Stephen Corey, who has published several collections of verse and helps edit The Georgia Review, is known for his varied and sustained voice, particularly in love poems. The two reprinted here underscore important points about the genre. One is a love poem and the other an erotic one. Erotic poetry falls under the category of love with the emphasis, of course, on the physical act rather than the concept or felt emotion. In Corey's love poem, words exchanged between lovers have enhanced meaning; in his erotic one, words are muted because they need to show or describe. Here's the love poem:
WHAT WE DID, WHAT YOU WILL KNOW
We invented a language you will never speak, but you will hear its diction in all I can write.
Any scholar of my work will know, for every word, one less thing than you.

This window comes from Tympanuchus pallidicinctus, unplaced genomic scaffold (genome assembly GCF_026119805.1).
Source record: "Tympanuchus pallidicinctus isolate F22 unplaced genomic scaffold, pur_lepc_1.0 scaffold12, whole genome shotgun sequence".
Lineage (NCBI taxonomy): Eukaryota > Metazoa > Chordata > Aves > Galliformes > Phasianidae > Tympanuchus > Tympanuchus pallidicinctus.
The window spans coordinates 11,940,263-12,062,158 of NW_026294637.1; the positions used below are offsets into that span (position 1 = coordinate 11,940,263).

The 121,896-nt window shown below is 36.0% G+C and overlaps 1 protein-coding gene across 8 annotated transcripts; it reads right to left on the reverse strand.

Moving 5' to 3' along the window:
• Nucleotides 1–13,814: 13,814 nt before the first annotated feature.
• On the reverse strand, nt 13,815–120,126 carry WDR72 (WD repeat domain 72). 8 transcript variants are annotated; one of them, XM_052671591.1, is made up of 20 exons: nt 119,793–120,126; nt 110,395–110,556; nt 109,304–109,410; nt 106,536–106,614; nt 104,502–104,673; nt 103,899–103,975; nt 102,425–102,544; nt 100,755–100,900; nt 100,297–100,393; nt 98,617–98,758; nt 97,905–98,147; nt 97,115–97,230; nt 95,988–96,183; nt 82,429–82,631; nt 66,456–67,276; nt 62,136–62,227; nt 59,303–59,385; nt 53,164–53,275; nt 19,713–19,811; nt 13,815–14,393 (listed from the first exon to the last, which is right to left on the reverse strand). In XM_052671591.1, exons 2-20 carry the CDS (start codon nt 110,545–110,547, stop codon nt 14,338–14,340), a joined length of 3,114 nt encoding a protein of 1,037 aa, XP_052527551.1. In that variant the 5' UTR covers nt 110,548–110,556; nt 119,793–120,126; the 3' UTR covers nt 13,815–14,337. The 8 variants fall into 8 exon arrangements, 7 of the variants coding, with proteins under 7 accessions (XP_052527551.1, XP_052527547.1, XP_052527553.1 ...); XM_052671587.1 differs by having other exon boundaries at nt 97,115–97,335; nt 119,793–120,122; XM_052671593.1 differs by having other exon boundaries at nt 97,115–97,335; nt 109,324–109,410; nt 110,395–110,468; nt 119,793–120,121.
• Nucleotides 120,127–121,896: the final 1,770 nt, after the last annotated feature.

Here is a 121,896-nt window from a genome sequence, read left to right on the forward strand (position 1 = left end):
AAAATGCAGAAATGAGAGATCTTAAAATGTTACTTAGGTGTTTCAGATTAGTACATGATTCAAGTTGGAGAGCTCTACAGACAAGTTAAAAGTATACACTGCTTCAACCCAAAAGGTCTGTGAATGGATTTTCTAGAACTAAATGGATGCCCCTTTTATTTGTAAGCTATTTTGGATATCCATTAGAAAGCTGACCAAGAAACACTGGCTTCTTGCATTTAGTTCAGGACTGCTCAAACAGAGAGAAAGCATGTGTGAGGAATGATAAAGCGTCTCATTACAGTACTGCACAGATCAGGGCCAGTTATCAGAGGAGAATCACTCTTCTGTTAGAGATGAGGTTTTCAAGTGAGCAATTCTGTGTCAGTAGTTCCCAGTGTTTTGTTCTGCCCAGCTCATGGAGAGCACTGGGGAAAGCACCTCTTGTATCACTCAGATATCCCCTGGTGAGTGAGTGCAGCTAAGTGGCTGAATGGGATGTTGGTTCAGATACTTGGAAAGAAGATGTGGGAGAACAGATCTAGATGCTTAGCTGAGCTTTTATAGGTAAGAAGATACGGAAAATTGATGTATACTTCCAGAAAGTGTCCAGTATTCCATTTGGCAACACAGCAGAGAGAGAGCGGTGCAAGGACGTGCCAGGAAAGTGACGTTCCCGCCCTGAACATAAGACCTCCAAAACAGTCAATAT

You will know a candle means a tall gray bookcase, any small wound is a rug, and orange shirts are ropes that can pull us to places different from those we have known.
Says Corey, "Every poem is an attempt to get past the barriers of silence and isolation that necessarily form around all of our lives as we live them. This particular poem happens to announce that effort quite blatantly — and then to undercut itself by recognizing, explicitly and implicitly, that it is erecting barriers at the same time it is trying to remove them." With this poem, Corey says, he wanted to discover ways to show and tell, to make statements and associate those statements with images.
In his erotic poem, however, showing rather than telling takes precedence:
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